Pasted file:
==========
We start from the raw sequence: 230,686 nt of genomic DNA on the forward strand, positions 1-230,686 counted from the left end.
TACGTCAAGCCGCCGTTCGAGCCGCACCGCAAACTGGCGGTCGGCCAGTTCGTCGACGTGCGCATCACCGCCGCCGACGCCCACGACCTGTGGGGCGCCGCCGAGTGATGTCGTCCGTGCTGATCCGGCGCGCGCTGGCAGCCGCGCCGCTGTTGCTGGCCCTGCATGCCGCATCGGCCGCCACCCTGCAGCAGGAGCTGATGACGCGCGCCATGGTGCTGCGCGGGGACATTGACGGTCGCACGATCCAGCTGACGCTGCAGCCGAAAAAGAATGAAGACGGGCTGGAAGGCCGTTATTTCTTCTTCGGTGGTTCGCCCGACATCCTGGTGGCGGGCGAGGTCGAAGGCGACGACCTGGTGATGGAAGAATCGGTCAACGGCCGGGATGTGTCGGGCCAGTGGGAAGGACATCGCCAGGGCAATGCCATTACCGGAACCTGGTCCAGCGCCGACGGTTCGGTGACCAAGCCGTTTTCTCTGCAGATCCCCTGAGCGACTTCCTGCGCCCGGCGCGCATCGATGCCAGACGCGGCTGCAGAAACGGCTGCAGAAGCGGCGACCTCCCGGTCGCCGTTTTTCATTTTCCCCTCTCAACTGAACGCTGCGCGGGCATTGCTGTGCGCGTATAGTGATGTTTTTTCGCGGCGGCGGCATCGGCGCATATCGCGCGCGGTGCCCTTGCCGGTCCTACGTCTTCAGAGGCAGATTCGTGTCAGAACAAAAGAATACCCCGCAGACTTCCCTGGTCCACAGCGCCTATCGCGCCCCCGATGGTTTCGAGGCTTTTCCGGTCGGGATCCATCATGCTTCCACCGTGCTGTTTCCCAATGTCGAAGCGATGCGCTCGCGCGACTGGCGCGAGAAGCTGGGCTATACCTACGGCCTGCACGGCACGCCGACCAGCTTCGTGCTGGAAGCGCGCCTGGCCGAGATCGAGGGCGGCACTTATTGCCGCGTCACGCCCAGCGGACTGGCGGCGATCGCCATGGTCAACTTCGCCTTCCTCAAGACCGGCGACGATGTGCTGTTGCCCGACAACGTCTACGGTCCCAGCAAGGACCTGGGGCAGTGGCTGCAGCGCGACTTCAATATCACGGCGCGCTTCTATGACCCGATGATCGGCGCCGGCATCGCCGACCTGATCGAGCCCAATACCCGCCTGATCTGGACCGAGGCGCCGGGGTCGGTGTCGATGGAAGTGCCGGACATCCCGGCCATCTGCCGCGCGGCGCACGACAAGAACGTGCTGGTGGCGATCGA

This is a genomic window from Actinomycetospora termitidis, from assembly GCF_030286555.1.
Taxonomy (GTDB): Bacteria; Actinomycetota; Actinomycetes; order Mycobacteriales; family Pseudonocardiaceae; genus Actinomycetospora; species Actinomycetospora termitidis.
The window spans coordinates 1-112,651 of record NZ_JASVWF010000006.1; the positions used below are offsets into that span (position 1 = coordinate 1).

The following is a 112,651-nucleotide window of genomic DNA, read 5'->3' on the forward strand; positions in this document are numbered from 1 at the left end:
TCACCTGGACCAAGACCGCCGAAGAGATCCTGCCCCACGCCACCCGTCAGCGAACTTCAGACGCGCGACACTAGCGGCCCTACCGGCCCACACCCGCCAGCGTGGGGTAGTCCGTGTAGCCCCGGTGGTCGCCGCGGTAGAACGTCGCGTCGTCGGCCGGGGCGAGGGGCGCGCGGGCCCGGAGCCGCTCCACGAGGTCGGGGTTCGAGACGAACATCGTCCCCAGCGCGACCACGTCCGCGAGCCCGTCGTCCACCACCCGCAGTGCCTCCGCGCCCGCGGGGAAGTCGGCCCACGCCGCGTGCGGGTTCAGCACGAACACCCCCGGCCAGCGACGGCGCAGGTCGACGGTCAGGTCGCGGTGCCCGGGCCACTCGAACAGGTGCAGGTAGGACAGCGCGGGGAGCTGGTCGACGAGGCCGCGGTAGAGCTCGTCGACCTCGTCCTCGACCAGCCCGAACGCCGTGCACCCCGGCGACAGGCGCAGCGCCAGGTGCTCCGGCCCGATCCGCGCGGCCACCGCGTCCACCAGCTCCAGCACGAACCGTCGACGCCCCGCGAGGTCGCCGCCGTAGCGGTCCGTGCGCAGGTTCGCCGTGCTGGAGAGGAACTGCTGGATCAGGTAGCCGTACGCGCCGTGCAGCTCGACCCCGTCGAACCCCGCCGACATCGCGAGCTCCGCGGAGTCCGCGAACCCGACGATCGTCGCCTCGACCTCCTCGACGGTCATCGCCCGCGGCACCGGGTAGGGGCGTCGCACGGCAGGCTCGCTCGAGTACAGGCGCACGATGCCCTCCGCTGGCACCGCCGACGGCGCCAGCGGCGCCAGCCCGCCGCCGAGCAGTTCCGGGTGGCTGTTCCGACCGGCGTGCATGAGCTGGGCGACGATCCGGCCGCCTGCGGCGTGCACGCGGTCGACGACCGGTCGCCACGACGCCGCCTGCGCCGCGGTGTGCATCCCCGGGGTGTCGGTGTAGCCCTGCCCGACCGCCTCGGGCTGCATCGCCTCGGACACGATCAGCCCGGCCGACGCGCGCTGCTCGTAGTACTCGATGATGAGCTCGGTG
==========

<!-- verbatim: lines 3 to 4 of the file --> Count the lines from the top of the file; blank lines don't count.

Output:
This is a genomic window from Actinomycetospora termitidis, from assembly GCF_030286555.1.
Taxonomy (GTDB): Bacteria; Actinomycetota; Actinomycetes; order Mycobacteriales; family Pseudonocardiaceae; genus Actinomycetospora; species Actinomycetospora termitidis.